Wednesday, March 9, 2011

E-publishing hopes (the thing with feathers)





Okay, so last Wednesday we talked a little about our fears.

Now to balance things out, let's talk about the things we hope will happen.

We're talking hope, so I'm thinking Emily Dickinson:
“Hope” is the thing with feathers -
That perches in the soul -
And sings the tune without the words -
And never stops - at all -
(For the rest of the poem -- in the public domain -- go to the Poetry Foundation's website here.)

Here are the e-publishing hopes that have alighted somewhere in me:
  • (Pelican-sized -- heavier, weightier) I've been published by three different publishers. But an e-reader doesn't make such distinctions. I'm hoping to finally have a backlist -- that people buying one book will see that 'why yes, Amy has published a couple other books...'
  • (Black and White Warbler -- beautiful, migratory, and black and white like print) I hope that book creators will finally be able to make money from their book -- a living wage. At least by publishing their out-of-print titles as ebooks.
  • I hope that we'll all discover that we're stronger than we thought, that we can do more tech than we thought, and that we'll be able to share our knowledge with one another and thereby build a better community of book creators. (I think we'll all discover that we're stronger than we thought, so I'll call that hope a Sandhill Crane. As for a community? Well, isn't that what we're doing here? So a pair of cranes!)
  • I hope that the new forms that emerge in print-on-demand, ebooks and apps suggest kinds of projects we hadn't considered before -- that new ideas will be born from the technology and the forms. (Cardinal -- because I think this will happen. It'll be bright red, and have a piercing call.)
  • (Hummingbird -- small but startling) Books that would only have a limited audience? Hey, we can print them ourselves and reach those people! Why not?
That's quick. But that's my list. Honestly, I'm kind of excited by the idea of making a few odd and quirky books. Dreaming them up right now as a matter of fact... So what are your hopes for this new e-publishing world? As an author? As a reader? As an educator? As a librarian?

And what bird are they?

Tell all!

-- Amy Timberlake

[Photo is mine of a European Robin.]

9 comments:

  1. What ever birds my books are, I hope they are migratory and fly all over the world. Really nice post, Amy!

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  2. The bird metaphors are really starting to take off...!

    One idea I've been making lists about is creating educational materials to support my print books. For example, an ebook of classroom activities for my math books. Guess that would be a wise old owl.

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  3. Love the post, love your site, and I'm following you guys now. I just posted on trade authors who ePub their own out-of-print and hard to place titles, and I mentioned some excellent sites talking about ePubbing, including yours! Here's the link, should you want to check it out. Catherine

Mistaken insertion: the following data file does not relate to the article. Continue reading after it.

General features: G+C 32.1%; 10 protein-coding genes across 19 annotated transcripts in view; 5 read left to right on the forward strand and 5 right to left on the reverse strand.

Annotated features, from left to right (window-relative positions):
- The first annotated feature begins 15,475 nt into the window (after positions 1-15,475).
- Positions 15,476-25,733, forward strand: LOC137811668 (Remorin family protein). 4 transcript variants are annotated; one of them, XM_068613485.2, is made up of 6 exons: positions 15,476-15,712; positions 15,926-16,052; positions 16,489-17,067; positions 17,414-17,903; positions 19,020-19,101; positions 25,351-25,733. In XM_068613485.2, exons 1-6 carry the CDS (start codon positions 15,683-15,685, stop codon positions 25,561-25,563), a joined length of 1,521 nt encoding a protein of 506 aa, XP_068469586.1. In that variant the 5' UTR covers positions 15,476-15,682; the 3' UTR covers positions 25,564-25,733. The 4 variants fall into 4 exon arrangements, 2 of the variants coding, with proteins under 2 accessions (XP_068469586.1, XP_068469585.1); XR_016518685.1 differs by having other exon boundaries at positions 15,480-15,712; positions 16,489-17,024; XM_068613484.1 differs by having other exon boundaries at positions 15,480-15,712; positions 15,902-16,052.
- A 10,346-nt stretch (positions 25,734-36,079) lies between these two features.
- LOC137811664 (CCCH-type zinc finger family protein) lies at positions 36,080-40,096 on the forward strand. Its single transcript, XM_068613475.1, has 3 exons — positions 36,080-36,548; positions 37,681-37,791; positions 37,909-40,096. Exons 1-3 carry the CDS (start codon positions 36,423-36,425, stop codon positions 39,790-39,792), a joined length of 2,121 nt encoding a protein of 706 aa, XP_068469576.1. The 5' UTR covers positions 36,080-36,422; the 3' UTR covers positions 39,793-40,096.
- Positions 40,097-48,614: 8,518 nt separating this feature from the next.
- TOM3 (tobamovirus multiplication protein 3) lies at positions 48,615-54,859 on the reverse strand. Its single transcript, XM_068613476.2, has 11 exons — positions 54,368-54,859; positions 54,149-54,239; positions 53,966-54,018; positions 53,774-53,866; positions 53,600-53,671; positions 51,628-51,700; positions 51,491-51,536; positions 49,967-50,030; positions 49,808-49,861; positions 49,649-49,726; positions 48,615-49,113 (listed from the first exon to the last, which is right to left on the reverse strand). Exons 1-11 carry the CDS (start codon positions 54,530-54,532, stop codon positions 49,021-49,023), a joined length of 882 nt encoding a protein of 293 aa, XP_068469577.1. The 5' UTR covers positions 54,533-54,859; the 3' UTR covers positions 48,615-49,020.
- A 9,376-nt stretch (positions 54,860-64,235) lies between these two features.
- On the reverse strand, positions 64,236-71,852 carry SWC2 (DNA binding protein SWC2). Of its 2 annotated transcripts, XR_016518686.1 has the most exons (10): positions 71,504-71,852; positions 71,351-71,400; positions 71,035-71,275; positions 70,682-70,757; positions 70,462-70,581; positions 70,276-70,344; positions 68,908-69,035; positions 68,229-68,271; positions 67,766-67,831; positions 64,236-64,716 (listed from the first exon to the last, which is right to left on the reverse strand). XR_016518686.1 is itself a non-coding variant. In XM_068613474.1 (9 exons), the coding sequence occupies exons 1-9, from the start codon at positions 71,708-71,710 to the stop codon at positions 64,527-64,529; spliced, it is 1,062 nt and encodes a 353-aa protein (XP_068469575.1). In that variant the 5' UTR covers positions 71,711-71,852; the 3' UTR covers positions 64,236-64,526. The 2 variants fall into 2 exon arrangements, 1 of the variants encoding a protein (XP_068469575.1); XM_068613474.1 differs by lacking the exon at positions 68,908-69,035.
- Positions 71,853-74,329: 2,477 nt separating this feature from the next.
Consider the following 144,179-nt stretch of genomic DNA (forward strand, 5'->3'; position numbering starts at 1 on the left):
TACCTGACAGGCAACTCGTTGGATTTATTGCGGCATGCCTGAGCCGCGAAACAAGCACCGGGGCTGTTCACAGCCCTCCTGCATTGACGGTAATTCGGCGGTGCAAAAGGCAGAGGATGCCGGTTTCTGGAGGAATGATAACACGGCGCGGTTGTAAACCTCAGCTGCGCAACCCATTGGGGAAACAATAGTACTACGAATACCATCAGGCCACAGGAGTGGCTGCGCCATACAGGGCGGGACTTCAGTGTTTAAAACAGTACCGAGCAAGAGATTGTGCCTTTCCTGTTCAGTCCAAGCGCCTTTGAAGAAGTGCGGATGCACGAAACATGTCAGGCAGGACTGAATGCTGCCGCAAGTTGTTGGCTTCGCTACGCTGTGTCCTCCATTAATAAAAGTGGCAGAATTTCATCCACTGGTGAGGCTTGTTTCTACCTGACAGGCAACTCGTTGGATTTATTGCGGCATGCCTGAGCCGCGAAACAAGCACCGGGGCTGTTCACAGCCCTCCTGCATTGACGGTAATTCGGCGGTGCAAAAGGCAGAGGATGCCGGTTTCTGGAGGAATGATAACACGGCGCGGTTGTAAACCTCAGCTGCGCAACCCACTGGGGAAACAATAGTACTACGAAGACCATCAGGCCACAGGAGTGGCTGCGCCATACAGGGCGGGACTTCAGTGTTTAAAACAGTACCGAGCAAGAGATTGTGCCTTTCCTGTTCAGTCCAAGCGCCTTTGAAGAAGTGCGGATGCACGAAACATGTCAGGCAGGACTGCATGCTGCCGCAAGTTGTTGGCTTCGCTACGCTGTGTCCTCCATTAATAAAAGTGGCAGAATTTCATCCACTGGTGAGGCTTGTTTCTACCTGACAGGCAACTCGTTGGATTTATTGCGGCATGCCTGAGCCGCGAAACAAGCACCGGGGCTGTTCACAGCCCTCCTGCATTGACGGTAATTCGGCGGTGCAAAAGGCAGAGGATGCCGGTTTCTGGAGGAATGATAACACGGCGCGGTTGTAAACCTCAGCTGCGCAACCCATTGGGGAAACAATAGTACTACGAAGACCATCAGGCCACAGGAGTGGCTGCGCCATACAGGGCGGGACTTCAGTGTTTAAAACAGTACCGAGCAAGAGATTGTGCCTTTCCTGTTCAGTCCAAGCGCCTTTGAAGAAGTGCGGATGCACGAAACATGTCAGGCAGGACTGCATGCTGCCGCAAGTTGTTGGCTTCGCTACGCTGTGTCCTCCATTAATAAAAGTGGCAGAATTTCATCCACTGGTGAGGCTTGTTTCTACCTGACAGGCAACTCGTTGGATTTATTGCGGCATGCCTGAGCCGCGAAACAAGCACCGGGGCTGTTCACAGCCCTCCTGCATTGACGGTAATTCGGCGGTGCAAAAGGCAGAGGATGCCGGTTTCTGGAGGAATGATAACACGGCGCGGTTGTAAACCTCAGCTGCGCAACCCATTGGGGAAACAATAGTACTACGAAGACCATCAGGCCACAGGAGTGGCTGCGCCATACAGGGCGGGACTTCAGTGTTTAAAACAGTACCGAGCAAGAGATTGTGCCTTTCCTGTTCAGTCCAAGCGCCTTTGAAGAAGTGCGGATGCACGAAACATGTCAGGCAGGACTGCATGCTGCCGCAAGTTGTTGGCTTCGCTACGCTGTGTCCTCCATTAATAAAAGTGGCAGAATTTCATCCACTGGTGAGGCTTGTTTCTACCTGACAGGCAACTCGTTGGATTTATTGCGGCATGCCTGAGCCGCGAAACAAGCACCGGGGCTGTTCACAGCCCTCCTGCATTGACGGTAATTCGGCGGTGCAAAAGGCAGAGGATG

http://catherinestine.blogspot.com/2011/03/gone-are-days-where-publishing-ones-own.html

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  4. Thanks for this, Amy. I'm most hopeful about being able to maintain my backlist, I think. I'm also hopeful about being able to publish some of the quirkier and/or quieter books I have in mind, or those that don't quite fit with the books I've published previously. (Not sure what bird this last would be. A blue-footed booby?)

    And welcome, Catherine!

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  5. Yeah, the educational support materials! I agree -- that does seem like a good thing. And simply being able to do my odd projects I've thought about for awhile now. Why not just put them out there.

    Welcome Catherine! Good to have you here!

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  6. Re the odd projects... it’s liberating to NOT have to fit into some pre-conceived pigeonhole* for every project. This is the century of mash-ups, time to have a talking, animated, mobile app-e-book that cleans windows, too!

    *hee hee

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  7. My birds (aka ideas for ebooks) right now are overwhelming and scary, kind of like in Hitchcock's Birds! Too many of them to focus and worrisome that they'll take over before I can tame one!

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  8. Ah yes, how to make sure they're tame . . . Tell me if you figure that one out -- I'll want to hear!

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  9. Beautiful, Amy.
    Uplifting too, since I've been in ostrich mode (when it comes to pecking at the technology). Feeling overwhelmed.
    Phillis

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